A late-night Saturday gig by Ireland’s intelligent pop hero is the perfect thing to land in the middle of an Easter weekend. With the streets of Dublin almost deserted since Friday lunchtime, though, it’s a slow filling Button Factory as midnight strikes.
We last saw Daithi tear the roof off Dolly bar in Reykavik in a post-Iceland Airwaves gig in November ’13, and now with an album about to drop on June 6 he should be more than suitably amped for tonight. Pushing his start until nearer 1am was a good move and the room has a respectable amount of bodies in it, the lonely city souls who have shirked the exodus.
His warm-up takes about 30 seconds and blood-warm beats are flowing as he flits around on pads and triggers. Categorising Daithi isn’t easy but only because the feeling from it is so simple, and we know how hard it is to make simple work. If he wasn’t on stage, the room would be dancing club-like on the floor. But he’s a great focus too. Picking up the fiddle every now and again and generating a loop, he always carefully places it back and returns to the station in front of him. Lost in the music too, his blonde mop flops around and he’s a man in constant motion.
Liza Flume joins for the first guest vocal and adding the live voice just adds a great layer to things, visually as well as musically, and it’s boosted again later as Elaine Mai joins for ‘Carraroe’. Early on he’s mixing in some ‘Chameleon Life’, a, if not the Irish summer anthem of 2013 but yet the mood never rests between this and the vocal numbers. At one point we realise that we aren’t looking at the back of any laptop screen, nor is there one to be seen at all. This simple realisation just bolsters the on-spec belief in this guy’s craft and makes the process of what he’s at seem more analogue, or just human. The only other act we have seen who can stand alone behind a bank of panels and hold a room rapt like this is Jon Hopkins so Daithi seems to be in some good company as a performer too.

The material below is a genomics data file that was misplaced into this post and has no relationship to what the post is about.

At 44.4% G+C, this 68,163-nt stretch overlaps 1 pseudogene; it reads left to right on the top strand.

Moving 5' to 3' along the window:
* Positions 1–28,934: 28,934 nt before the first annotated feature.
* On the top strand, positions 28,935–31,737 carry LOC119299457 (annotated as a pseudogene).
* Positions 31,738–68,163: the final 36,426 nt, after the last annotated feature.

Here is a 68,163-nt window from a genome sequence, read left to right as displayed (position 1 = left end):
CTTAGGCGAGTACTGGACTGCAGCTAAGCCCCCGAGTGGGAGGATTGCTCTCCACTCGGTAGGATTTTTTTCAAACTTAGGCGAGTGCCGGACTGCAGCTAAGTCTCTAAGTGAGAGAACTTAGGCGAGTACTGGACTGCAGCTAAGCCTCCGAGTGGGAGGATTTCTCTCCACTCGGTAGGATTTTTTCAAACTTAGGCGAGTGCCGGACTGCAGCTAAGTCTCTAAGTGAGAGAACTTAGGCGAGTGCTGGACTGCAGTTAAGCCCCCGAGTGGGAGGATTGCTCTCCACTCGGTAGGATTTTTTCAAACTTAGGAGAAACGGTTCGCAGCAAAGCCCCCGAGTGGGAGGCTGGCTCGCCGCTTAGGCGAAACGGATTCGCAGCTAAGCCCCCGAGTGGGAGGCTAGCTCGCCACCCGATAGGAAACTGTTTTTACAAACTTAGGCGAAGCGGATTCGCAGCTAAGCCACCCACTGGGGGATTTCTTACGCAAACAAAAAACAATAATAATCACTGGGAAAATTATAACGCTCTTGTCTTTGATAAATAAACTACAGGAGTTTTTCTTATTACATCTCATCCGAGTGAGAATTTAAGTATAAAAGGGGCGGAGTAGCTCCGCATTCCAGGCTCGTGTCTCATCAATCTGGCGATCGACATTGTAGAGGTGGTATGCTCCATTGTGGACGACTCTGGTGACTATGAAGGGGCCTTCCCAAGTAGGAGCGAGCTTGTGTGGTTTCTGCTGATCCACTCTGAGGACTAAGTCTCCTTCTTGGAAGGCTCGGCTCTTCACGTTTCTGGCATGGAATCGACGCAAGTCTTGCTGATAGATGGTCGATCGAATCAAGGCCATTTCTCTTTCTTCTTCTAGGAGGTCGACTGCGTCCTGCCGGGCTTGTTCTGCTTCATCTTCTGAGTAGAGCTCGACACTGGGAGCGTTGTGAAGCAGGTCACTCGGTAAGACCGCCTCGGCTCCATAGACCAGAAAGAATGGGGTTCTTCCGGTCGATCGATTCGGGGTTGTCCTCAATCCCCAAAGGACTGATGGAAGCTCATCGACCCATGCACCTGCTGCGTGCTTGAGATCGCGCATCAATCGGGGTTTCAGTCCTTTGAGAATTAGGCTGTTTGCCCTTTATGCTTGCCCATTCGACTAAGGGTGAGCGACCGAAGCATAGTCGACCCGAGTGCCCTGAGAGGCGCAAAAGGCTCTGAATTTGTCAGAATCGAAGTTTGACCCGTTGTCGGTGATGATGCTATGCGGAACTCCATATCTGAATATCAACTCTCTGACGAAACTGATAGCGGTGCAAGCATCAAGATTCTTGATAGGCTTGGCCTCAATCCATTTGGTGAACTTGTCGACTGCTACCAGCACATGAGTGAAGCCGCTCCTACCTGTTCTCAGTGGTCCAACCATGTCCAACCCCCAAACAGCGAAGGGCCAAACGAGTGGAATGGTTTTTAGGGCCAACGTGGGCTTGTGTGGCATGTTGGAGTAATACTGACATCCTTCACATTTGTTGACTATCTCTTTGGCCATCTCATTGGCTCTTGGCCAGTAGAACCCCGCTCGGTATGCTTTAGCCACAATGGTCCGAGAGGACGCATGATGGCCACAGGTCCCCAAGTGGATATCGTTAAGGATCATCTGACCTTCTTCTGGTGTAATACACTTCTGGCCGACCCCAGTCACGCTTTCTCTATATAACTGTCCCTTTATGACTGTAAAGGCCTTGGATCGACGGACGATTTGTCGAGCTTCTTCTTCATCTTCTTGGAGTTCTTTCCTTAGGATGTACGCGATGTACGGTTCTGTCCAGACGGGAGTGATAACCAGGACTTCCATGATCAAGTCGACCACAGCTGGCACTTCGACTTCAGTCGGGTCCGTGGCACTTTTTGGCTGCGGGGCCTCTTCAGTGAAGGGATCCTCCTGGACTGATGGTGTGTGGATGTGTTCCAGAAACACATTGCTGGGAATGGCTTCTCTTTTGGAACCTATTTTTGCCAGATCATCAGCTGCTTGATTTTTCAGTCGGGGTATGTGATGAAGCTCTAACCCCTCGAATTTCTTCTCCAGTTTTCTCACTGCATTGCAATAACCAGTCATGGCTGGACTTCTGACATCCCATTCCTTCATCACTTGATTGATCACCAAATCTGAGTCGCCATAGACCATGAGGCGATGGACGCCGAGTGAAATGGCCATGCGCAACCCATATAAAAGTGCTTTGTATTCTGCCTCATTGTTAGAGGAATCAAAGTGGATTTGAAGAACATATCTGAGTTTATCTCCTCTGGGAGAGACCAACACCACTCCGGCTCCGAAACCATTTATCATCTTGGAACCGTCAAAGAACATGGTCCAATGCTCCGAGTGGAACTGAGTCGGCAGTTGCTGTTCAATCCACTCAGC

The full version of ‘Chameleon Life’ is saved till near the end, and it’s beautiful. If the passion behind tonight’s show to a thin bank holiday crowd is anything to judge, and if there’s any justice in the country, Daithi will be put up on stage as the night falls in Stradbally this Summer to kick off a night of dancing – smiling till your face hurts, last beers in your hands and trying not to spill them as he keeps knocking out future hits. That’s the sort of dream that crosses the mind as April turns to Summer at the drop of a fiddle loop tonight – and your realise your face is hurting.
Daithi photographed for State by Mark McGuinness.